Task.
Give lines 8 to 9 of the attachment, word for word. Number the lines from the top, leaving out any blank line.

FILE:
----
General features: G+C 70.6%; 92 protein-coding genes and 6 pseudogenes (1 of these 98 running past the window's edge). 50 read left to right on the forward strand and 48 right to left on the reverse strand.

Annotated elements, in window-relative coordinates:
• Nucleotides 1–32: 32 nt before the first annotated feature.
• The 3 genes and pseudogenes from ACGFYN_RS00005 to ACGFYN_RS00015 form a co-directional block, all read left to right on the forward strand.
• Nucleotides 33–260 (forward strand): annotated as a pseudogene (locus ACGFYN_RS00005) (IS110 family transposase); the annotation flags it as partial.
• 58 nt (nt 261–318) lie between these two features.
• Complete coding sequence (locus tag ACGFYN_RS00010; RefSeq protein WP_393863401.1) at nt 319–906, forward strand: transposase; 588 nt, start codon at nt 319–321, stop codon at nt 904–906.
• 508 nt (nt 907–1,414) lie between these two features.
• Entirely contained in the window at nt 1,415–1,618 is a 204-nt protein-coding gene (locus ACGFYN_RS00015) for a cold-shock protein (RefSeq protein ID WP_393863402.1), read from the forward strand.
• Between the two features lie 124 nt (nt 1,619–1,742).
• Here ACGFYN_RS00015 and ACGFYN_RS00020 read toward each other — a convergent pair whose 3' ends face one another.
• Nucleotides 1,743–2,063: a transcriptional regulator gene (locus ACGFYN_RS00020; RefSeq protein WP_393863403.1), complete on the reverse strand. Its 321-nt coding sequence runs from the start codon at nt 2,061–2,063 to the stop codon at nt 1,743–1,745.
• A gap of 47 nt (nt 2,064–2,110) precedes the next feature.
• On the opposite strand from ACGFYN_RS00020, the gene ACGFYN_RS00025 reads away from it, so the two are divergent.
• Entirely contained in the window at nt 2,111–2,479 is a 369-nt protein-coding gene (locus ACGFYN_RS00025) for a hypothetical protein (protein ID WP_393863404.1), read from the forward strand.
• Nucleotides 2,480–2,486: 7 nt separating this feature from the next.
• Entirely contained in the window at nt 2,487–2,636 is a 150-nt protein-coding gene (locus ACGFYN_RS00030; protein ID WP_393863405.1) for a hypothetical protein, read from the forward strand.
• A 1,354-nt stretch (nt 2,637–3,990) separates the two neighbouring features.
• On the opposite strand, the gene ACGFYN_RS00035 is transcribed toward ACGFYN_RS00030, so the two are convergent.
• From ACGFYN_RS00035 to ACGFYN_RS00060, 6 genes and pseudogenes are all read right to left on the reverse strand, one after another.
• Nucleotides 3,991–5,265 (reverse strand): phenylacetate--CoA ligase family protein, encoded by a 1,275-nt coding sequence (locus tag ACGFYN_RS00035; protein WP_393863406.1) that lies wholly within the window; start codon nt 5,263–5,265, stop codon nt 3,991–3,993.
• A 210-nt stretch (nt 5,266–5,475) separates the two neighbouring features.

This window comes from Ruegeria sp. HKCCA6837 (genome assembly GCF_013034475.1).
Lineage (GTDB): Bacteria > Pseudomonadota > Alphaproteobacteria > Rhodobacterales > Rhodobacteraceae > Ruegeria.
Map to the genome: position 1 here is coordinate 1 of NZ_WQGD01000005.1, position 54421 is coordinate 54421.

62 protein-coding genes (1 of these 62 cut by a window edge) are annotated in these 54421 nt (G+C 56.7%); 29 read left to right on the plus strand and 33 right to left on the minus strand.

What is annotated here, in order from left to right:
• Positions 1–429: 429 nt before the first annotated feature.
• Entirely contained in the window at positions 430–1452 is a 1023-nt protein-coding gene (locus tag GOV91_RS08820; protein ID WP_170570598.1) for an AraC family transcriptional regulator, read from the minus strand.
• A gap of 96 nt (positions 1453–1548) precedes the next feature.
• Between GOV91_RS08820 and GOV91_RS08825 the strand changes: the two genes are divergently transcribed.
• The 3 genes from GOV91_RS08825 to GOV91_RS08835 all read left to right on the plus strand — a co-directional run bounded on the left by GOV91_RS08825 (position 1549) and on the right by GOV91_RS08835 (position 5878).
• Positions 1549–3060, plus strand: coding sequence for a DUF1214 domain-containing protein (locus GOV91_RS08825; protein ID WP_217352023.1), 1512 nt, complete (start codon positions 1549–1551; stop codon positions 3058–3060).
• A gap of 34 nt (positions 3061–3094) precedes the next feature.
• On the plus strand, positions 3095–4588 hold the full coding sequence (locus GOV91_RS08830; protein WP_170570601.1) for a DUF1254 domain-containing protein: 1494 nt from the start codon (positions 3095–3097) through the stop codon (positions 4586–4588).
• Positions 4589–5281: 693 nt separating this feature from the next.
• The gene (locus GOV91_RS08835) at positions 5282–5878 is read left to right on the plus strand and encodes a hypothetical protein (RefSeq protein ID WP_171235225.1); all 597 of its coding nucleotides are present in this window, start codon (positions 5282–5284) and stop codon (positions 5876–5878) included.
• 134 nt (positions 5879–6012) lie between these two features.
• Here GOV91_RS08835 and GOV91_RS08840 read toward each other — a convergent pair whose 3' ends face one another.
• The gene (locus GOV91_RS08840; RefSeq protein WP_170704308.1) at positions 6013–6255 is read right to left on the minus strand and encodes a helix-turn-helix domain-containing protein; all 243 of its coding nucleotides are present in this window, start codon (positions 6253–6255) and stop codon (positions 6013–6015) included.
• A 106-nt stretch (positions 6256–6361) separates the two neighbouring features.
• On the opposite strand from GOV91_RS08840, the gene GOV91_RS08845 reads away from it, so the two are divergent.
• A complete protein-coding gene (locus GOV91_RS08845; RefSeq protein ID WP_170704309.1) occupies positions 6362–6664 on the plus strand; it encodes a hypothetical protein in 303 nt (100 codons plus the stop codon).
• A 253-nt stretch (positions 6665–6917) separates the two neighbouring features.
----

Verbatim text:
• 508 nt (nt 907–1,414) lie between these two features.
• Entirely contained in the window at nt 1,415–1,618 is a 204-nt protein-coding gene (locus ACGFYN_RS00015) for a cold-shock protein (RefSeq protein ID WP_393863402.1), read from the forward strand.